Diarrhoea is when animals have runny or watery faeces. Diarrhoea is not an actual disease but rather a sign of some other problem. I usually means something is irritating your petís bowel.
The most common cause of diarrhea in dogs is dietary indiscretion. If a pet eats too much, or eats food that is too rich, spicy or rotten, it can cause diarrhoea. Even simply eating a type or brand of food they are not used to can cause mild diarrhoea (especially tinned food).
Cats are usually much more cautious eaters than dogs. So when cats develop diarrhea it is more likely to be caused by an infectious agent such as worms or coccidia.
Diarrhoea in all species, including humans, tends to be more common in the buildup and wet season.
Most cases of diarrhoea are mild and resolve quickly once the irritating food or organism has been flushed from the body. Unfortunately some causes of diarrhoea can be very serious and even fatal, especially in puppies and kittens. Parvovirus, hookworms and some poisons are a few of the diseases which can cause fatal diarrhea in animals.
Adult pets with mild diarrhoea can be successfully treated at home. Itís mild diarrhoea when the pet is bright, happy, not vomiting and the diarrhoea has no blood or mucous in it. Fast the pet (withhold food) for 12 - 24 hours. Always make sure they have access to plenty of water as animals with diarrhoea can quickly become dehydrated. Then for 3-4 days feed them just a bland diet. Bland prescription diets are available from veterinary clinics. Boiled or roast chicken (no fat, skin or bones) and rice is also a good bland diet.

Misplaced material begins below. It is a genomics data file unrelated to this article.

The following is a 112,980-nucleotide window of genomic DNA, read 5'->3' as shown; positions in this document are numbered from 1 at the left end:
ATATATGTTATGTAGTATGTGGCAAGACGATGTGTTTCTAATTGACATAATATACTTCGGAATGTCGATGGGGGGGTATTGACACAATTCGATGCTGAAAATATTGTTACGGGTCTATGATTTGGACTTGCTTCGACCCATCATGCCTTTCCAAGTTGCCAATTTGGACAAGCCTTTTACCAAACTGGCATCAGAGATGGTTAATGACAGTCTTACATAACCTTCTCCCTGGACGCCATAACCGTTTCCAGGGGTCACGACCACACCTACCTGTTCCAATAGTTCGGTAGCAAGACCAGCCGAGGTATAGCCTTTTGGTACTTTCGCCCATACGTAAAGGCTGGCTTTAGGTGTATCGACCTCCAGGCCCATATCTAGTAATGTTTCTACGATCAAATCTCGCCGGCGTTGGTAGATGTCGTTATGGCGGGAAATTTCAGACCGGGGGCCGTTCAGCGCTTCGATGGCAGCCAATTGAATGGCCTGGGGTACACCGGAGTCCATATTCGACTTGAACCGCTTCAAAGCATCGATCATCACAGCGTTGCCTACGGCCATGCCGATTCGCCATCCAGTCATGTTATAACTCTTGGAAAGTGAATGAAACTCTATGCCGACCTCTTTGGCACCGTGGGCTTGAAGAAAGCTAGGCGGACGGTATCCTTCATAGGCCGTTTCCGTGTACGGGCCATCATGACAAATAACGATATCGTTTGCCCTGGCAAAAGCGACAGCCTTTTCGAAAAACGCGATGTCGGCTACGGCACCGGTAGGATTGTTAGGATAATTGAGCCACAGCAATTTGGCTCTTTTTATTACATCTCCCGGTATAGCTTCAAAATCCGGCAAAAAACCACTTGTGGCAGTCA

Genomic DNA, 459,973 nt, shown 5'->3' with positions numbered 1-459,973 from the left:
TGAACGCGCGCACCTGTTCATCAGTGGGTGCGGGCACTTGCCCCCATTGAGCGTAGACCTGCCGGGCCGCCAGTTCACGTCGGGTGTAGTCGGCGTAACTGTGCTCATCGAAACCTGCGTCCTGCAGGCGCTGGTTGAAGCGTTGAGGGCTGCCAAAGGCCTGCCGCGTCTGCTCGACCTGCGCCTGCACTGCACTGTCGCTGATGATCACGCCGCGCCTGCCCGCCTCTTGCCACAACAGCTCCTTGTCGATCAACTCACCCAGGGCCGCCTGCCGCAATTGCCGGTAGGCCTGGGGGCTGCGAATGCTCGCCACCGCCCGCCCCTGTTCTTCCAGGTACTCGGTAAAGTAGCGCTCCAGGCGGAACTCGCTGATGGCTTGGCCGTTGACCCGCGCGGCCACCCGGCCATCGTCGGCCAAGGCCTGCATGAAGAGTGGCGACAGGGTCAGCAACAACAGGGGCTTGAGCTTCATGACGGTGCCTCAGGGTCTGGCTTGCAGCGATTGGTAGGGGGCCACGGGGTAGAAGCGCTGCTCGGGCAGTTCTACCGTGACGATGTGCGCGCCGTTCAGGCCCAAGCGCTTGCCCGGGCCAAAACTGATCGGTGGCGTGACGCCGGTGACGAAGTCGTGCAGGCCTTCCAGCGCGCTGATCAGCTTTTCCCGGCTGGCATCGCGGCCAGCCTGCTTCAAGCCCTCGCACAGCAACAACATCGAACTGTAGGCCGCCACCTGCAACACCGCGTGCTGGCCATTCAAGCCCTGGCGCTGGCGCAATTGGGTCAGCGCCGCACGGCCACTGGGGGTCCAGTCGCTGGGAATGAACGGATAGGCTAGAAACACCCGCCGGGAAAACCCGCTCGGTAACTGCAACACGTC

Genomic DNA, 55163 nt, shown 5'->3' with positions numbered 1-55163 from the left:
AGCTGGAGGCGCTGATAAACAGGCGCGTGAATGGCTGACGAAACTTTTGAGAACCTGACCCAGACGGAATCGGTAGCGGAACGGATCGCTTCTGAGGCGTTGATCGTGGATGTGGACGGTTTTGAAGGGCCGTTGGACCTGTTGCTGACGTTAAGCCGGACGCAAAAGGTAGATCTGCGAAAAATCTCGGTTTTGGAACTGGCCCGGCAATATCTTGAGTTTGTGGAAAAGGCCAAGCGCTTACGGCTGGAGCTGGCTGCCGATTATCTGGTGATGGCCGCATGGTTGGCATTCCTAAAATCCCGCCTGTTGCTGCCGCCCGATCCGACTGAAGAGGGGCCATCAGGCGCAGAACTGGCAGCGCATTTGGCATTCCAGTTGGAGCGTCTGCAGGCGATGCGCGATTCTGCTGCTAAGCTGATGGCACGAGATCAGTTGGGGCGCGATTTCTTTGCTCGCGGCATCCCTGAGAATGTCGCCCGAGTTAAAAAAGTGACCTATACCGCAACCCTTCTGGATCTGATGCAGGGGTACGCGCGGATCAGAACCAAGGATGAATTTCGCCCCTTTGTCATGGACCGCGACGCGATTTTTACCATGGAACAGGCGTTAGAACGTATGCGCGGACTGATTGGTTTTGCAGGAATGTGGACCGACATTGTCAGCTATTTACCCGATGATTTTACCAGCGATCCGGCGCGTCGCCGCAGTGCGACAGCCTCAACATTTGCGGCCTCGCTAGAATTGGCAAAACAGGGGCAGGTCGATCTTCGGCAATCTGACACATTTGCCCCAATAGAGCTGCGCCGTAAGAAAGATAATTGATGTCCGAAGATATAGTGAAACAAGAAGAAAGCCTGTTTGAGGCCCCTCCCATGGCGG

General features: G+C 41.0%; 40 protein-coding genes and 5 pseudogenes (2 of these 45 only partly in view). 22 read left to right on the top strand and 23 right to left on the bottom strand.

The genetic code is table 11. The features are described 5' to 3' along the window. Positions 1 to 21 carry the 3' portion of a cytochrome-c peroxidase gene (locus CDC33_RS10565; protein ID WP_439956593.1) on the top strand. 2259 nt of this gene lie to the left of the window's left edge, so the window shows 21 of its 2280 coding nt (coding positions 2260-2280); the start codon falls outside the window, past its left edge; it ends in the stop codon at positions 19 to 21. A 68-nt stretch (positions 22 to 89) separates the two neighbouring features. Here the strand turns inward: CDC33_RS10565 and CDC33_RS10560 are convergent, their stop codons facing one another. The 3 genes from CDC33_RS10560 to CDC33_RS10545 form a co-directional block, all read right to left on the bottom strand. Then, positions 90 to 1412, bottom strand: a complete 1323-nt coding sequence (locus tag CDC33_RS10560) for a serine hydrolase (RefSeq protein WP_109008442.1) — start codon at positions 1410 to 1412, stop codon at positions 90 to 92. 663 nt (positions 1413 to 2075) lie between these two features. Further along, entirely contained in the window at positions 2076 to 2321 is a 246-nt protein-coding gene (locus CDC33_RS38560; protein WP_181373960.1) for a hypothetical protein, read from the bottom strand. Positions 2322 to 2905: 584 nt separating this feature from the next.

The disease is more serious if your pet starts to vomit, or look sick and uncomfortable, or if there is any blood in any poo or vomit. If this happens then your animal needs to be seen by one of our vets. Puppies and kittens with diarrhoea should always be treated immediately as their bodies are much more fragile with far less reserves. If you are unsure whether your pet needs to be seen, it is always safest to have them checked out.